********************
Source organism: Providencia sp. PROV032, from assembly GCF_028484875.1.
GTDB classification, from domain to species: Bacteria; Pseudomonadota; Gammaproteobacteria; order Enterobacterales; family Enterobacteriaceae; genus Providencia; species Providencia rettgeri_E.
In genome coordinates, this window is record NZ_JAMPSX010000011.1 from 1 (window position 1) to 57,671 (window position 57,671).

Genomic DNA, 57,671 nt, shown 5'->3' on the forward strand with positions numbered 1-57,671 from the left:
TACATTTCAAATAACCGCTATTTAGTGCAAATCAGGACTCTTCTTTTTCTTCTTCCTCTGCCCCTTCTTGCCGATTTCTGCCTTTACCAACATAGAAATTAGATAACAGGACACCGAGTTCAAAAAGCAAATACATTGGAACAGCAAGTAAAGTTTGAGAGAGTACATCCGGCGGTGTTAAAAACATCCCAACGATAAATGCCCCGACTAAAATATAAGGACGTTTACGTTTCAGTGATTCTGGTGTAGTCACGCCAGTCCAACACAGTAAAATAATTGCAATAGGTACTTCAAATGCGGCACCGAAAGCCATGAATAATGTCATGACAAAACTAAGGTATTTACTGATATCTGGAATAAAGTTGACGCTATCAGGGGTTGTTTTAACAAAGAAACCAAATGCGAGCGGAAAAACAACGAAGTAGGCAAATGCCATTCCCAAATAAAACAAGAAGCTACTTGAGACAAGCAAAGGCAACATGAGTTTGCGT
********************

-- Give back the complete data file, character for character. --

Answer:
Source organism: Providencia sp. PROV032, from assembly GCF_028484875.1.
GTDB classification, from domain to species: Bacteria; Pseudomonadota; Gammaproteobacteria; order Enterobacterales; family Enterobacteriaceae; genus Providencia; species Providencia rettgeri_E.
In genome coordinates, this window is record NZ_JAMPSX010000011.1 from 1 (window position 1) to 57,671 (window position 57,671).

Genomic DNA, 57,671 nt, shown 5'->3' on the forward strand with positions numbered 1-57,671 from the left:
TACATTTCAAATAACCGCTATTTAGTGCAAATCAGGACTCTTCTTTTTCTTCTTCCTCTGCCCCTTCTTGCCGATTTCTGCCTTTACCAACATAGAAATTAGATAACAGGACACCGAGTTCAAAAAGCAAATACATTGGAACAGCAAGTAAAGTTTGAGAGAGTACATCCGGCGGTGTTAAAAACATCCCAACGATAAATGCCCCGACTAAAATATAAGGACGTTTACGTTTCAGTGATTCTGGTGTAGTCACGCCAGTCCAACACAGTAAAATAATTGCAATAGGTACTTCAAATGCGGCACCGAAAGCCATGAATAATGTCATGACAAAACTAAGGTATTTACTGATATCTGGAATAAAGTTGACGCTATCAGGGGTTGTTTTAACAAAGAAACCAAATGCGAGCGGAAAAACAACGAAGTAGGCAAATGCCATTCCCAAATAAAACAAGAAGCTACTTGAGACAAGCAAAGGCAACATGAGTTTGCGT